# H2SO3 Lewis structure

H2SO3 (sulfurous acid) has two hydrogen atoms, one sulfur atom, and three oxygen atoms.

In the H2SO3 Lewis structure, there are two single bonds and one double bond around the sulfur atom, with three oxygen atoms attached to it. The oxygen atom with a double bond has two lone pairs, the left oxygen and right oxygen atom (with which the hydrogen atom is attached) also has two lone pairs, and the sulfur atom has one lone pair.

Contents

## Steps

To properly draw the H2SO3 Lewis structure, follow these steps:

#1 Draw a rough sketch of the structure
#2 Next, indicate lone pairs on the atoms
#3 Indicate formal charges on the atoms, if necessary
#4 Minimize formal charges by converting lone pairs of the atoms
#5 Repeat step 4 if necessary, until all charges are minimized

Let’s break down each step in more detail.

### #1 Draw a rough sketch of the structure

• First, determine the total number of valence electrons

In the periodic table, hydrogen lies in group 1, and both sulfur and oxygen lie in group 16.

Hence, hydrogen has one valence electron, and both sulfur and oxygen have six valence electrons.

Since H2SO3 has two hydrogen atoms, one sulfur atom, and three oxygen atoms, so…

Valence electrons of two hydrogen atoms = 1 × 2 = 2
Valence electrons of one sulfur atom = 6 × 1 = 6
Valence electrons of three oxygen atoms = 6 × 3 = 18

And the total valence electrons = 2 + 6 + 18 = 26

• Second, find the total electron pairs

We have a total of 26 valence electrons. And when we divide this value by two, we get the value of total electron pairs.

Total electron pairs = total valence electrons ÷ 2

So the total electron pairs = 26 ÷ 2 = 13

• Third, determine the central atom

Here hydrogen can not be the central atom. Because the central atom is bonded with at least two other atoms, and hydrogen has only one electron in its last shell, so it can not make more than one bond.

Now we have to choose the central atom from sulfur and oxygen. Place the least electronegative atom at the center.

Since sulfur is less electronegative than oxygen, assume that the central atom is sulfur.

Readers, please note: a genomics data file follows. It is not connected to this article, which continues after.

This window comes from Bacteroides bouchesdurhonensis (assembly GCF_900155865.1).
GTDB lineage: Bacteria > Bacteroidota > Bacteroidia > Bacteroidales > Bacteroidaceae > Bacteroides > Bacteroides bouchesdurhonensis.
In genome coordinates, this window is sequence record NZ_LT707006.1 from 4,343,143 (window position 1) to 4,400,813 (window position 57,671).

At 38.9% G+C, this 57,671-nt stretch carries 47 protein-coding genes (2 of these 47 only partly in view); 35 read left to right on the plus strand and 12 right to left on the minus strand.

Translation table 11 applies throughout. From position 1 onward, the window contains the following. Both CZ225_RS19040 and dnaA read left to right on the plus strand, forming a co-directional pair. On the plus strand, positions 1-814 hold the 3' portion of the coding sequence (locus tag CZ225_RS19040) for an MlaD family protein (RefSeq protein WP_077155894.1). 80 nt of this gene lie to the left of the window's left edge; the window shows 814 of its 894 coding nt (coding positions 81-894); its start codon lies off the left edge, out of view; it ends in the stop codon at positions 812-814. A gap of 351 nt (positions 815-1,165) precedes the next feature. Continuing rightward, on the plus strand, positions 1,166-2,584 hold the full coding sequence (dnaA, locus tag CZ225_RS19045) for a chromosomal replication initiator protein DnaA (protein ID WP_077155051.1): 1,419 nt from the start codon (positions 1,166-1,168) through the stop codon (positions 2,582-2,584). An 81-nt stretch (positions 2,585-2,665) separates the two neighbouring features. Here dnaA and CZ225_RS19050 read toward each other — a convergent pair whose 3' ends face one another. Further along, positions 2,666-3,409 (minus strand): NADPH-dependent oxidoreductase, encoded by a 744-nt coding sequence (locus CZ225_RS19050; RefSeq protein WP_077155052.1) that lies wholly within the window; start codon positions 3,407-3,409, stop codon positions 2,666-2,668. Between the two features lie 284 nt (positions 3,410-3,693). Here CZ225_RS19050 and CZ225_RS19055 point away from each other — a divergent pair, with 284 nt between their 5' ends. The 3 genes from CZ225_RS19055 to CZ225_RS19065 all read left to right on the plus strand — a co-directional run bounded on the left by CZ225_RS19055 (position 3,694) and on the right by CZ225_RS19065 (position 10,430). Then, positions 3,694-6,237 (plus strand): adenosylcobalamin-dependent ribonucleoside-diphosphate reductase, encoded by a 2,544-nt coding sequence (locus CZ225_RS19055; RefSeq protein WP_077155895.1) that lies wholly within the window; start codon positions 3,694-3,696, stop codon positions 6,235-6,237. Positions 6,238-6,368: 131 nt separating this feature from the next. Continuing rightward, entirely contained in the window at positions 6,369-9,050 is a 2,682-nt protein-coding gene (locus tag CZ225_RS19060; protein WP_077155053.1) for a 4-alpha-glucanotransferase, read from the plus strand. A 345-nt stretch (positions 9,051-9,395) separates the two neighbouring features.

Therefore, place sulfur in the center and hydrogen and oxygen on either side.

• And finally, draw the rough sketch

### #2 Next, indicate lone pairs on the atoms

Here, we have a total of 13 electron pairs. And five bonds are already marked. So we have to only mark the remaining eight electron pairs as lone pairs on the sketch.

Also remember that hydrogen is a period 1 element, so it can not keep more than 2 electrons in its last shell. Sulfur is a period 3 element, so it can keep more than 8 electrons in its last shell. And oxygen is a period 2 element, so it can not keep more than 8 electrons in its last shell.

Always start to mark the lone pairs from outside atoms. Here, the outside atoms are hydrogens and oxygens. But no need to mark on hydrogen, because each hydrogen has already two electrons.

So for top oxygen, there are three lone pairs, for left oxygen and right oxygen, there are two lone pairs, and for sulfur, there is one lone pair.

Mark the lone pairs on the sketch as follows:

### #3 Indicate formal charges on the atoms, if necessary

Use the following formula to calculate the formal charges on atoms:

Formal charge = valence electrons – nonbonding electrons – ½ bonding electrons

For each hydrogen atom, formal charge = 1 – 0 – ½ (2) = 0

For sulfur atom, formal charge = 6 – 2 – ½ (6) = +1

For top oxygen atom, formal charge = 6 – 6 – ½ (2) = -1

For left oxygen and right oxygen atom, formal charge = 6 – 4 – ½ (4) = 0

Here, both sulfur and oxygen atoms have charges, so mark them on the sketch as follows:

The above structure is not a stable Lewis structure because both sulfur and oxygen atoms have charges. Therefore, reduce the charges (as below) by converting lone pairs to bonds.

### #4 Minimize formal charges by converting lone pairs of the atoms

Convert a lone pair of the top oxygen atom to make a new S — O bond with the sulfur atom as follows:

In the above structure, you can see that the central atom (sulfur) forms an octet. The outside atoms (oxygens) also form an octet, and both hydrogens form a duet. Hence, the octet rule and duet rule are satisfied.

Also, the above structure is more stable than the previous structures. Therefore, this structure is the stable Lewis structure of H2SO3.

Next: SeO3 Lewis structure